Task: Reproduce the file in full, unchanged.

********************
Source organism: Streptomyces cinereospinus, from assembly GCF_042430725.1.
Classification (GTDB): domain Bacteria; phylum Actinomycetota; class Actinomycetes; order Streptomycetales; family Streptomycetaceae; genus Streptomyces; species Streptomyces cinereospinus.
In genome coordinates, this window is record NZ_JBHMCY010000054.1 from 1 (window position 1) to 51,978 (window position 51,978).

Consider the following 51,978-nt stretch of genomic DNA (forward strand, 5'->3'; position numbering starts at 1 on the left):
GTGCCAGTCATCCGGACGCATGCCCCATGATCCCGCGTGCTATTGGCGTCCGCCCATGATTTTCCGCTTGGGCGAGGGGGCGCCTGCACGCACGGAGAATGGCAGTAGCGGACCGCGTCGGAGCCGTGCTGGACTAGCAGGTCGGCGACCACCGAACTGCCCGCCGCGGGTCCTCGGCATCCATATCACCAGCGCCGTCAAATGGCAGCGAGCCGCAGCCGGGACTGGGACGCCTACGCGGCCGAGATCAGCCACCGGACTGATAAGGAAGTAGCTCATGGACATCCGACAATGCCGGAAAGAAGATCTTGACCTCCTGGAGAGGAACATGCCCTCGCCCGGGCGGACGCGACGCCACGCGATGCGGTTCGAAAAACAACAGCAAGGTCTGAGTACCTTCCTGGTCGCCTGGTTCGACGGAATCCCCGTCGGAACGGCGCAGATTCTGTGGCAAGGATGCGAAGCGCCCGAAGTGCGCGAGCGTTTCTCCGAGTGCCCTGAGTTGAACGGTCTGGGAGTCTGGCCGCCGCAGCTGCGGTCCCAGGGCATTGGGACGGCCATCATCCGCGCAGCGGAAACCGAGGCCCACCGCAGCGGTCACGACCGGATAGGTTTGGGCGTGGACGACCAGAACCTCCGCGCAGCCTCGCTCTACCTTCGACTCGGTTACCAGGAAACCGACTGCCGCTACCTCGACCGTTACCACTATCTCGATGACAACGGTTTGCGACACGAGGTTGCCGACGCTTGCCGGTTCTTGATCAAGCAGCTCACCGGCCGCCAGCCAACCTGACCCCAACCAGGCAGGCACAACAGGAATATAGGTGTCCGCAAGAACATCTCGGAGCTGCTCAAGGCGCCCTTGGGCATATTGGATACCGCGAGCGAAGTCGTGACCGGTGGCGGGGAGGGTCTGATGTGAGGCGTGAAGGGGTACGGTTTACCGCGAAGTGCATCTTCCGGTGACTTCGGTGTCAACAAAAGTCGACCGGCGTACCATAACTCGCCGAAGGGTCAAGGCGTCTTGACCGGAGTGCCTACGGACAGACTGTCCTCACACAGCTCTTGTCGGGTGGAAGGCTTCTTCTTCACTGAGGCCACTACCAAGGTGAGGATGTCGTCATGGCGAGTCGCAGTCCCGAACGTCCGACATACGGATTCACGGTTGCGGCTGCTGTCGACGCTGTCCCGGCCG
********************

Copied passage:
Source organism: Streptomyces cinereospinus, from assembly GCF_042430725.1.
Classification (GTDB): domain Bacteria; phylum Actinomycetota; class Actinomycetes; order Streptomycetales; family Streptomycetaceae; genus Streptomyces; species Streptomyces cinereospinus.
In genome coordinates, this window is record NZ_JBHMCY010000054.1 from 1 (window position 1) to 51,978 (window position 51,978).

Consider the following 51,978-nt stretch of genomic DNA (forward strand, 5'->3'; position numbering starts at 1 on the left):
GTGCCAGTCATCCGGACGCATGCCCCATGATCCCGCGTGCTATTGGCGTCCGCCCATGATTTTCCGCTTGGGCGAGGGGGCGCCTGCACGCACGGAGAATGGCAGTAGCGGACCGCGTCGGAGCCGTGCTGGACTAGCAGGTCGGCGACCACCGAACTGCCCGCCGCGGGTCCTCGGCATCCATATCACCAGCGCCGTCAAATGGCAGCGAGCCGCAGCCGGGACTGGGACGCCTACGCGGCCGAGATCAGCCACCGGACTGATAAGGAAGTAGCTCATGGACATCCGACAATGCCGGAAAGAAGATCTTGACCTCCTGGAGAGGAACATGCCCTCGCCCGGGCGGACGCGACGCCACGCGATGCGGTTCGAAAAACAACAGCAAGGTCTGAGTACCTTCCTGGTCGCCTGGTTCGACGGAATCCCCGTCGGAACGGCGCAGATTCTGTGGCAAGGATGCGAAGCGCCCGAAGTGCGCGAGCGTTTCTCCGAGTGCCCTGAGTTGAACGGTCTGGGAGTCTGGCCGCCGCAGCTGCGGTCCCAGGGCATTGGGACGGCCATCATCCGCGCAGCGGAAACCGAGGCCCACCGCAGCGGTCACGACCGGATAGGTTTGGGCGTGGACGACCAGAACCTCCGCGCAGCCTCGCTCTACCTTCGACTCGGTTACCAGGAAACCGACTGCCGCTACCTCGACCGTTACCACTATCTCGATGACAACGGTTTGCGACACGAGGTTGCCGACGCTTGCCGGTTCTTGATCAAGCAGCTCACCGGCCGCCAGCCAACCTGACCCCAACCAGGCAGGCACAACAGGAATATAGGTGTCCGCAAGAACATCTCGGAGCTGCTCAAGGCGCCCTTGGGCATATTGGATACCGCGAGCGAAGTCGTGACCGGTGGCGGGGAGGGTCTGATGTGAGGCGTGAAGGGGTACGGTTTACCGCGAAGTGCATCTTCCGGTGACTTCGGTGTCAACAAAAGTCGACCGGCGTACCATAACTCGCCGAAGGGTCAAGGCGTCTTGACCGGAGTGCCTACGGACAGACTGTCCTCACACAGCTCTTGTCGGGTGGAAGGCTTCTTCTTCACTGAGGCCACTACCAAGGTGAGGATGTCGTCATGGCGAGTCGCAGTCCCGAACGTCCGACATACGGATTCACGGTTGCGGCTGCTGTCGACGCTGTCCCGGCCG